We, as technology professionals serving nonprofit organizations, pledge to:
- Do no intentional harm to data or devices containing data
- Appreciate, respect and adapt our approaches to an organization’s culture, mission, context and resources
- Focus on solutions appropriate in both the short and long term
- Explain technology strategies and tools using clear, non-technical language
- Understand and communicate relevant excellent practices as well as legal and technical requirements related to our work
- Engage in continuous learning to maintain our skills and knowledge
- Regularly participate in – and share knowledge with – our nptech community
- Maintain ethical practices and declare any conflicts of interest
- Provide recommendations and not directives, communicating the reasoning behind recommendations, ensuring decisions are always the clients
- Be transparent about pricing for products, services and any project costs
On March 13 of 2008, the following message was sent out to all relevant nonprofit technology related listservs, online bulletin boards and affinity groups, showing the supporters of the initiative.
Imagine our U.S. community of nonprofit technology professionals – staff, consultants, vendors, support organizations and others – having a set of principles to guide our work and let other communities know us better.
Most groups of professionals have principals or codes of conduct that their members agree to abide by – nonprofit technology professionals (NTPs) in the USA being a notable exception. We would like to facilitate our community generating and agreeing to a set of principles/ code of conduct. The UK Circuit Riders have already articulated and presented a set of principles appropriate for them, that many have signed on to follow. Now we think it’s our turn.
We are presenting a draft set of principles as a starting point for discussion. NTEN has agreed to host the discussion through an online affinity group. Over the next 90 days, we ask all of you to review the draft, comment, contribute and discuss (see process schedule below).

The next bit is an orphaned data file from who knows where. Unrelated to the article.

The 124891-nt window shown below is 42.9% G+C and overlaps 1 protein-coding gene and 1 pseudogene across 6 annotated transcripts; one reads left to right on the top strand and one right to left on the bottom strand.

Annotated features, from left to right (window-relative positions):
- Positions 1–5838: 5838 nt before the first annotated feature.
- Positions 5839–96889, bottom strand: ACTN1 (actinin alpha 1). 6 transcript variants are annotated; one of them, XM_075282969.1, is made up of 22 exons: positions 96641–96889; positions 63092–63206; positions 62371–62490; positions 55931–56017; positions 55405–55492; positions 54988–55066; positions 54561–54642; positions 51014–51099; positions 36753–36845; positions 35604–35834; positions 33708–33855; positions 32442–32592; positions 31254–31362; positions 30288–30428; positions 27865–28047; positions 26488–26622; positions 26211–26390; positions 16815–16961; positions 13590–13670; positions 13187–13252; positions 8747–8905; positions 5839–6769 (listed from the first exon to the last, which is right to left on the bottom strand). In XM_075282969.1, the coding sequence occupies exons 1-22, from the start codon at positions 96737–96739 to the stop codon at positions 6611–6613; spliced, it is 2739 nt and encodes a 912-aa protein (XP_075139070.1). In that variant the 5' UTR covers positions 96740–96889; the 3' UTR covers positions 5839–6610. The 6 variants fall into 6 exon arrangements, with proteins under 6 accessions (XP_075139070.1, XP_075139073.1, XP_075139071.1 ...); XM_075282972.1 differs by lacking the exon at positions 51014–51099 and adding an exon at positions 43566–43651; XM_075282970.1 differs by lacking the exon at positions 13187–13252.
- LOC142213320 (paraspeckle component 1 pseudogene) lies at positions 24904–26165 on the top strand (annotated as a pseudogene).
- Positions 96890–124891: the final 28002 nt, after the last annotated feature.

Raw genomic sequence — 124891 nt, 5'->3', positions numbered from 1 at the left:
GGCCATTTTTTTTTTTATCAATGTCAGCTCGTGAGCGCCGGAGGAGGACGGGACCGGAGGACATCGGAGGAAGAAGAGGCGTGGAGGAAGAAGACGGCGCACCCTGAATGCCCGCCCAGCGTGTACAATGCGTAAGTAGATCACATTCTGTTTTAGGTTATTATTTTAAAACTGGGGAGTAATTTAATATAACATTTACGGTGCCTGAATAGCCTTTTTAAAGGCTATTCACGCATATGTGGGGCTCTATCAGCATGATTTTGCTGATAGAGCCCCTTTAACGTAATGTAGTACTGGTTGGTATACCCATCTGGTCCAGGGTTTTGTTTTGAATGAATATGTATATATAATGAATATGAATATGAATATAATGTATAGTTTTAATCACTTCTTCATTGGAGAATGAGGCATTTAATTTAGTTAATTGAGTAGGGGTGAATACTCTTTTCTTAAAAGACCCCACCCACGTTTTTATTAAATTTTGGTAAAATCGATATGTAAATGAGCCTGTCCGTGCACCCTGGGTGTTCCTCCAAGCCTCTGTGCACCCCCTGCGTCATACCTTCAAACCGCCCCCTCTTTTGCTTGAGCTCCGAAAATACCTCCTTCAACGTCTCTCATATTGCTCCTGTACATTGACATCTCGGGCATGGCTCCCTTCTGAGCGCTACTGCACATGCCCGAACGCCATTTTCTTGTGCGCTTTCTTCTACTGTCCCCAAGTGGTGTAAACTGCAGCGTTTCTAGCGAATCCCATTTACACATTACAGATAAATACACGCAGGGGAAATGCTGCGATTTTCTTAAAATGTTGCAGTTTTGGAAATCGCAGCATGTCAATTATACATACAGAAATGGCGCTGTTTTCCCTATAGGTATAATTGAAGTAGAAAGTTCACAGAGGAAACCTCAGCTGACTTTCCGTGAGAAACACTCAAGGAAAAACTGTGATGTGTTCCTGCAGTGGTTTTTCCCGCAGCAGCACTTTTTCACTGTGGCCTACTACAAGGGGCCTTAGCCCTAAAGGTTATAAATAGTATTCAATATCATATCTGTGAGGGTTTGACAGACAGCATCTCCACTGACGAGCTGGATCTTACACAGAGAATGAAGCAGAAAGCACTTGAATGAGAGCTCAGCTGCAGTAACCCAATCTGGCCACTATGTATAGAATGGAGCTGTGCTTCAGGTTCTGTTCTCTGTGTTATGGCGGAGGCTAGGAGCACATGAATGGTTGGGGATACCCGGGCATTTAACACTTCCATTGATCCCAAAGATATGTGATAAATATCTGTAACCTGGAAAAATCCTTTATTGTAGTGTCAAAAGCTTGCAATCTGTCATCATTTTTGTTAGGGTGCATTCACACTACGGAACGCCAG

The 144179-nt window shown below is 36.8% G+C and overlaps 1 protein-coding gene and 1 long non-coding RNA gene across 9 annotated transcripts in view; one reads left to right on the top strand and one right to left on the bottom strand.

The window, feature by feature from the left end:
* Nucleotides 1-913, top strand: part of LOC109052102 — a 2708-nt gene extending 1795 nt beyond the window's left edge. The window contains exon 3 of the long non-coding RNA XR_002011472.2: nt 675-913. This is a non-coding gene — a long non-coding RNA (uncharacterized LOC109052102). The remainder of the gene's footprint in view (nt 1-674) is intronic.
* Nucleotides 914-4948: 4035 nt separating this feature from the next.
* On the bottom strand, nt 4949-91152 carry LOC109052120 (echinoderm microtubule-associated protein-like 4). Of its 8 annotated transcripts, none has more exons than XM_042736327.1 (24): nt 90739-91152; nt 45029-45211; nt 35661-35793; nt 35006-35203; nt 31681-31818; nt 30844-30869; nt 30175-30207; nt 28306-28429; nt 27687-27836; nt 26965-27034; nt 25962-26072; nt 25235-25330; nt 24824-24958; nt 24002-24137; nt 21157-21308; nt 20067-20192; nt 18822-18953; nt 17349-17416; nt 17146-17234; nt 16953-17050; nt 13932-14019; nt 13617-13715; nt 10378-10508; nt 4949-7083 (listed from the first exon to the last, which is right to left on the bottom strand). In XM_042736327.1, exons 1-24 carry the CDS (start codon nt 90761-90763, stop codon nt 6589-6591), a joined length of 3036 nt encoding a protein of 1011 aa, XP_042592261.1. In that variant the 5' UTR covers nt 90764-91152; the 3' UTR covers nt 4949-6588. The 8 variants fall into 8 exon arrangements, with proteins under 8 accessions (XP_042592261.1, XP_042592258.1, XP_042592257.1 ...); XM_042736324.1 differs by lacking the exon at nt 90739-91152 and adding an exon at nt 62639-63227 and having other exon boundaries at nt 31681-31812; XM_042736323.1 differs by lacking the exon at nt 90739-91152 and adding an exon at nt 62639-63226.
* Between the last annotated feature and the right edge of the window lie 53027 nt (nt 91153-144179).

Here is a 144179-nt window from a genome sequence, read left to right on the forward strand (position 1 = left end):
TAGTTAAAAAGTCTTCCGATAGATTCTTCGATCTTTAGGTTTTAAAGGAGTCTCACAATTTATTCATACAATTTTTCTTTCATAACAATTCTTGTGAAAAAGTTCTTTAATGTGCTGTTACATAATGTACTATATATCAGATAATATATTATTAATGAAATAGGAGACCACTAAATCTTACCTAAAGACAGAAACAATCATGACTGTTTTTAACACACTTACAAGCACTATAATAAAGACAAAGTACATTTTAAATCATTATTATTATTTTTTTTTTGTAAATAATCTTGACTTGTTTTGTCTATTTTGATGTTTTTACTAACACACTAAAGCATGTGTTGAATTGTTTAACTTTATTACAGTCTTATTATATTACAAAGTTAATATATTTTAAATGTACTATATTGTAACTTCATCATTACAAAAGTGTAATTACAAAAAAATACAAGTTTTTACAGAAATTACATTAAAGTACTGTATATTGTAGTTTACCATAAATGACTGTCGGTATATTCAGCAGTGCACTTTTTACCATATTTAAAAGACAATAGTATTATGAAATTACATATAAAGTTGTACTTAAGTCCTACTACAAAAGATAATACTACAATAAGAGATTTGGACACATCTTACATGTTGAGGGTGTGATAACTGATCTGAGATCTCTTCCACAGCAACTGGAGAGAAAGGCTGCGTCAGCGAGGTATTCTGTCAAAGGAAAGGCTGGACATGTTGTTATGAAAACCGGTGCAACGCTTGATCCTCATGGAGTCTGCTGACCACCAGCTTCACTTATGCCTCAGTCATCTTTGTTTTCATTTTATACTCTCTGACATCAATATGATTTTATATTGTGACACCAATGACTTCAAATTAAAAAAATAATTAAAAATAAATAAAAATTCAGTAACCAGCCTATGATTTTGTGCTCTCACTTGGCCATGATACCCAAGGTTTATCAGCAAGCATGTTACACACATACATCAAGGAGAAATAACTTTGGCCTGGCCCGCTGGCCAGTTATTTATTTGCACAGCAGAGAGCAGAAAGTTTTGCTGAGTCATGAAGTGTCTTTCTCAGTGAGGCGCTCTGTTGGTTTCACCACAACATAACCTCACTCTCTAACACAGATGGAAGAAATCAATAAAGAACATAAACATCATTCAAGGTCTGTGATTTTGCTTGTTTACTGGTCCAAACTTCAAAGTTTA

At the end of ninety days we will put all of the feedback and discussion together into a set of principles built by the community. We will then encourage all nonprofit technology professionals to sign on to the principles and abide by them.
We are looking for basic principles applicable to the broadest range of nonprofit technology professionals – staff, consultants, vendors, professors and others who identify with our community.
Sign up for the discussion forum where you can view the initial draft, read more about the why? and how?, comment and discuss.
We look forward to the conversation – including in-person discussion and input at NTC – and we will contact this list again when the final draft is ready.
We hope you will join us in taking another step to professionalizing what we love to do,
Beth Kanter, John Kenyon, Michelle Murrain, Marc Osten
Process Supporters (organizations for identification purposes only):
Peter Campbell, Earthjustice & TechCafeteria
Teresa Crawford, Director Advocacy and Leadership Center, Institute for Sustainable Communities
Jeff Forster, Robert Morris University, Bayer Center for Nonprofit Management
David Geilhufe, Philanthropy Program Manager at NetSuite
Dave Greenberg, CiviCRM
Mary Gross, Director of InfoTAP, a program of Nonprofit Management Solutions
Allen Gunn, Aspiration Tech
Cheryl Hanback, Web & Graphic Design
Phil Klein, Pen & Pixel
Eric Leland, Leland Design
Sheldon Mains, Nonprofit Tech Consultant
Ryan Ozimek, PICnet
Laura Quinn, Idealware
Jon Stahl, ONE/NW
Michael Stein, Internet & Media StrategistRead More
Join me on Wednesday March 31st in San Rafael, CA for my workshop Social Media 201 from 9am to noon.